Connect with us

Hi, what are you looking for?

Science & Technology


By Vanessa Megaro

Why is it that when you stub your toe against a door, it only seems satisfying to say a particular 4 letter word? How about when you miss a train and it feels particularly justified to repeat another certain 4 letter word? Fudge or snit doesn’t quite cut it.

Well it turns out that swear words are processed in a completely different part of the brain than regular vocabulary. Usually it is the left side of our brain that processes language and logic, where as our right hemisphere is in charge of emotional response. In most of out daily actions it is our left hemisphere that rules.

However, malediction is associated with a high level of emotional content, therefore we override our left ‘rational’ hemisphere and rely on our right side. We stimulate the limbic system in the brain, in charge of memory, behaviour and emotion and the basal ganglia which controls impulse and motor functions.

It all effectively comes down to evolution. Language was something we developed over time as a species, residing in the realm of higher brain functions, whereas emotions were considered lower brain functions as they were in-built and more of a primal trait. Swearing is somewhere between the two.

But how exactly does this reduce pain? Experiments were carried out to test the theory. One example was done by Dr. Richard Stevens, a psychologist at Keele University who made subjects put their hands into freezing water and found that when subjects were allowed to swear, they were able to tolerate pain more significantly.

The conclusion was that swearing actually triggers the natural fight or flight response we all possess in times of stress, which in turn causes chemicals such as adrenalin and endorphins to be released. These chemicals act as the body’s natural pain relief, letting you concentrate on other more important things, like running away or putting up a fight! Albeit a fight against missed trains and door edges.


Golden light falls in shards around the silhouettes of Standing at the Sky's Edge cast members, each of which are singing at a microphone.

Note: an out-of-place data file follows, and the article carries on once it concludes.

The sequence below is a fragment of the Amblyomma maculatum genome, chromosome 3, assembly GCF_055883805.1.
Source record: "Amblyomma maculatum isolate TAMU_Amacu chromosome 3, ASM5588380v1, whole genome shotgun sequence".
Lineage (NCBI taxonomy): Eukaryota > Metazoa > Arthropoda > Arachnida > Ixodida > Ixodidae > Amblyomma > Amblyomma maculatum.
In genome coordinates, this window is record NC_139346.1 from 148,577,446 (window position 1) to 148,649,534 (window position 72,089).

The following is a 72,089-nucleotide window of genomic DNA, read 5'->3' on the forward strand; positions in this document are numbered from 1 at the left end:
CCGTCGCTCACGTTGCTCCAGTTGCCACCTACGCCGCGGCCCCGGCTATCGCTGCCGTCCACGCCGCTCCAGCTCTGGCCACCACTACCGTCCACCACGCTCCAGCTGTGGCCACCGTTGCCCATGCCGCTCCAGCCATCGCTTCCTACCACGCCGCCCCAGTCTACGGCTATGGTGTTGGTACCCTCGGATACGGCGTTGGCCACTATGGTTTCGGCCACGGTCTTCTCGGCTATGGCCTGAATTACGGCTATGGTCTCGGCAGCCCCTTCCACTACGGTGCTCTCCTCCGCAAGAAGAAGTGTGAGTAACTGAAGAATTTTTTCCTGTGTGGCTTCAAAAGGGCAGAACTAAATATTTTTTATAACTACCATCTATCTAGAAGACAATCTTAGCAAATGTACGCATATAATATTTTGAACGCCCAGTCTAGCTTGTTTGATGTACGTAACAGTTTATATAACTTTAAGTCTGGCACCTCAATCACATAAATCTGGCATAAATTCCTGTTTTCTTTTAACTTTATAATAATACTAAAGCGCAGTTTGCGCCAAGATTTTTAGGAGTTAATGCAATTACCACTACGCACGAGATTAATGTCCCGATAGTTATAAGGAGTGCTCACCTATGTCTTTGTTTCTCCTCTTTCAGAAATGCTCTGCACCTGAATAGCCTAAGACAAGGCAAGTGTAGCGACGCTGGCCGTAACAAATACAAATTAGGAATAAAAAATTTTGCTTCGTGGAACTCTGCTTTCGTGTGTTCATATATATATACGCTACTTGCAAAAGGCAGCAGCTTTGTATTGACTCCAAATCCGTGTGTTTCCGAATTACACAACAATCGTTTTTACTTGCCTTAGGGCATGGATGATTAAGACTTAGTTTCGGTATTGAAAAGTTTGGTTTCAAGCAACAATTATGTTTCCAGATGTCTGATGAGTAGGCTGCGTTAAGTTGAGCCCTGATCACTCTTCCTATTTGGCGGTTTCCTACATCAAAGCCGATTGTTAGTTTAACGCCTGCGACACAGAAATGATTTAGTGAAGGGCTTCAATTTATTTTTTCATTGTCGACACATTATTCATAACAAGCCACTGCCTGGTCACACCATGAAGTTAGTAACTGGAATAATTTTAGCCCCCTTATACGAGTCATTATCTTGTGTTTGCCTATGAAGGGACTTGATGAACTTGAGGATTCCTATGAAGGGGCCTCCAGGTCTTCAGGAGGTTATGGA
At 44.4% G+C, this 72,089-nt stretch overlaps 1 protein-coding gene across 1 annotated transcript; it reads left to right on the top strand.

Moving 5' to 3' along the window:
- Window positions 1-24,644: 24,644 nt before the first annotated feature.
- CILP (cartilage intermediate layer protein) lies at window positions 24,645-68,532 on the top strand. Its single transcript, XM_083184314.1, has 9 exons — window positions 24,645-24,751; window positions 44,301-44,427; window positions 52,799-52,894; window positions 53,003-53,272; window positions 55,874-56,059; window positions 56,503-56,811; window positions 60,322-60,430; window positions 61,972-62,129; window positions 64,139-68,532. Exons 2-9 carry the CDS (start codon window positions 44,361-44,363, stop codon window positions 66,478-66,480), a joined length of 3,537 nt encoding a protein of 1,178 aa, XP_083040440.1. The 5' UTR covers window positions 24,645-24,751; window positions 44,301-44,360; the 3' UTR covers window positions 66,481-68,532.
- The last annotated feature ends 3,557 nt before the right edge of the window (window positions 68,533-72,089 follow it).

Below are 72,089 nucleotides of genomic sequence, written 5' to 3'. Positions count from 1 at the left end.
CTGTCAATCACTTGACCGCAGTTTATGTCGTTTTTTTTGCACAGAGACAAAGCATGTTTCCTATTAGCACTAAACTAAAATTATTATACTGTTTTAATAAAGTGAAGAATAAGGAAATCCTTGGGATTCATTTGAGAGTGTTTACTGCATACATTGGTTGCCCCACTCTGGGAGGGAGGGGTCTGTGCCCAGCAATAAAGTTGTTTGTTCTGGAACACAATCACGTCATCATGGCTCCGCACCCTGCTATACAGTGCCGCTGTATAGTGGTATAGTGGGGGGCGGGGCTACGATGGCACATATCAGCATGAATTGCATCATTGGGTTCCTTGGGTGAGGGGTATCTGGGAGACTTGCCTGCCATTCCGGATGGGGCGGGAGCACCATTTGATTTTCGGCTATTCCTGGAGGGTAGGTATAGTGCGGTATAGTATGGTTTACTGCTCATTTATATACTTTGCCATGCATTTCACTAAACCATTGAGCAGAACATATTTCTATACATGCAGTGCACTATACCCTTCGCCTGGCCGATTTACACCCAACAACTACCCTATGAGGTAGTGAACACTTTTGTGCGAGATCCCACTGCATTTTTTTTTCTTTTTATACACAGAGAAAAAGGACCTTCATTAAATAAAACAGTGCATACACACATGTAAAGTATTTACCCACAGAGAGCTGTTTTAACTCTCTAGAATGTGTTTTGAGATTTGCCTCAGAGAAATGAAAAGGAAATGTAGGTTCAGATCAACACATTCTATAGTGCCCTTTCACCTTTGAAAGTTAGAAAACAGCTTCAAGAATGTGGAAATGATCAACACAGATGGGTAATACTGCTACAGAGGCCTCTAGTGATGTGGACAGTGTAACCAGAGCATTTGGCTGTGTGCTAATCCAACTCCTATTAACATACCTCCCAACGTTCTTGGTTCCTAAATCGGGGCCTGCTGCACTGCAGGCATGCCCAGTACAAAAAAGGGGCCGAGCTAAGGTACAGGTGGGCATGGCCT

Writer Evelyn Shepphird reviews “Standing at the Sky’s Edge”. Standing at the Sky’s Edge sets Sheffield local Richard Hawley’s music against Sheffeild’s iconic Park...

King's Scientists at the Royal Society Summer Exhibition 2024. Image courtesy of Alena Lastovko. King's Scientists at the Royal Society Summer Exhibition 2024. Image courtesy of Alena Lastovko.

Science & Technology

King’s physicists were invited to showcase their work last week at the prestigious Royal Society Summer Science Exhibition. Roar News had the chance to...

KCLSU logo KCLSU logo

KCLSU & Societies

Hassan Ali, who received the most votes in this year’s King’s College London Student Union (KCLSU) Presidential Election, has been disqualified from taking office...

License: Author: License: Author:


Staff writer Oliver Harrison reports on the Netherlands versus Romania game in the Round of 16 of the 2024 UEFA European Championship. Netherlands beat...

License: Author: Simon Walker / No 10 Downing Street License: Author: Simon Walker / No 10 Downing Street


Staff writer Oliver Harrison weighs up the consequences of England manager Gareth Southgate’s decisions regarding his EURO 2024 squad. Gareth Southgate made a gamble...


Unicast Analysts Nazir Awad and Sharif Fatourehchi on Elon Musk’s venture into neurotechnology with his company, Neuralink and what implications it has for the...


Comment Editor Emilia critiques the secondary role of emotions in the education system. I used to think it is an absurd coincidence that deadlines...


                    Online music editor Oscar Davies looks at choral singing, an activity as beneficial to...


  Music therapy is as old as music itself, but now it’s being recognised among medical professionals, says Joe Brookes.   We are all...